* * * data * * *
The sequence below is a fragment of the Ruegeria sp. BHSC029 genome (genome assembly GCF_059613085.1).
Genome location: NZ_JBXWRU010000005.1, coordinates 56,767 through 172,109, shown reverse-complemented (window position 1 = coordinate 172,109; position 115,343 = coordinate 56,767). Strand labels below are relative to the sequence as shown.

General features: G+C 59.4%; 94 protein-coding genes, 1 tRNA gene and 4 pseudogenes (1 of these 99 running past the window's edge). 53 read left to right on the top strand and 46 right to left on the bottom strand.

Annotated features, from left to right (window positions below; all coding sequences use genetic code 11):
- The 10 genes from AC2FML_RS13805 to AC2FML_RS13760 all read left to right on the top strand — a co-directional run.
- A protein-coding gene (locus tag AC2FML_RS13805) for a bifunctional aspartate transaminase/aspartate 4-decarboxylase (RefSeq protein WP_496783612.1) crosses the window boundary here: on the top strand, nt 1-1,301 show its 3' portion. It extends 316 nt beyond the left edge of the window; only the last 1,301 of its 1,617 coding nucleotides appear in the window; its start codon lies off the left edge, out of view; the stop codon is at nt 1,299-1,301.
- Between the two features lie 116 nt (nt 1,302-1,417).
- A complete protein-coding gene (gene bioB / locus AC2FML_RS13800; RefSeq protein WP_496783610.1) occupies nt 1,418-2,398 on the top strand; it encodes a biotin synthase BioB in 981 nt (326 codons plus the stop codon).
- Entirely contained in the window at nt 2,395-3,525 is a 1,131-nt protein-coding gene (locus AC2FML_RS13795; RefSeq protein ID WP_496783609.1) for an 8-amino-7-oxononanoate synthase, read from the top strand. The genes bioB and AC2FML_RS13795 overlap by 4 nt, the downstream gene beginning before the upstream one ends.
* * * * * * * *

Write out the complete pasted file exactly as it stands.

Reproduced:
The sequence below is a fragment of the Ruegeria sp. BHSC029 genome (genome assembly GCF_059613085.1).
Genome location: NZ_JBXWRU010000005.1, coordinates 56,767 through 172,109, shown reverse-complemented (window position 1 = coordinate 172,109; position 115,343 = coordinate 56,767). Strand labels below are relative to the sequence as shown.

General features: G+C 59.4%; 94 protein-coding genes, 1 tRNA gene and 4 pseudogenes (1 of these 99 running past the window's edge). 53 read left to right on the top strand and 46 right to left on the bottom strand.

Annotated features, from left to right (window positions below; all coding sequences use genetic code 11):
- The 10 genes from AC2FML_RS13805 to AC2FML_RS13760 all read left to right on the top strand — a co-directional run.
- A protein-coding gene (locus tag AC2FML_RS13805) for a bifunctional aspartate transaminase/aspartate 4-decarboxylase (RefSeq protein WP_496783612.1) crosses the window boundary here: on the top strand, nt 1-1,301 show its 3' portion. It extends 316 nt beyond the left edge of the window; only the last 1,301 of its 1,617 coding nucleotides appear in the window; its start codon lies off the left edge, out of view; the stop codon is at nt 1,299-1,301.
- Between the two features lie 116 nt (nt 1,302-1,417).
- A complete protein-coding gene (gene bioB / locus AC2FML_RS13800; RefSeq protein WP_496783610.1) occupies nt 1,418-2,398 on the top strand; it encodes a biotin synthase BioB in 981 nt (326 codons plus the stop codon).
- Entirely contained in the window at nt 2,395-3,525 is a 1,131-nt protein-coding gene (locus AC2FML_RS13795; RefSeq protein ID WP_496783609.1) for an 8-amino-7-oxononanoate synthase, read from the top strand. The genes bioB and AC2FML_RS13795 overlap by 4 nt, the downstream gene beginning before the upstream one ends.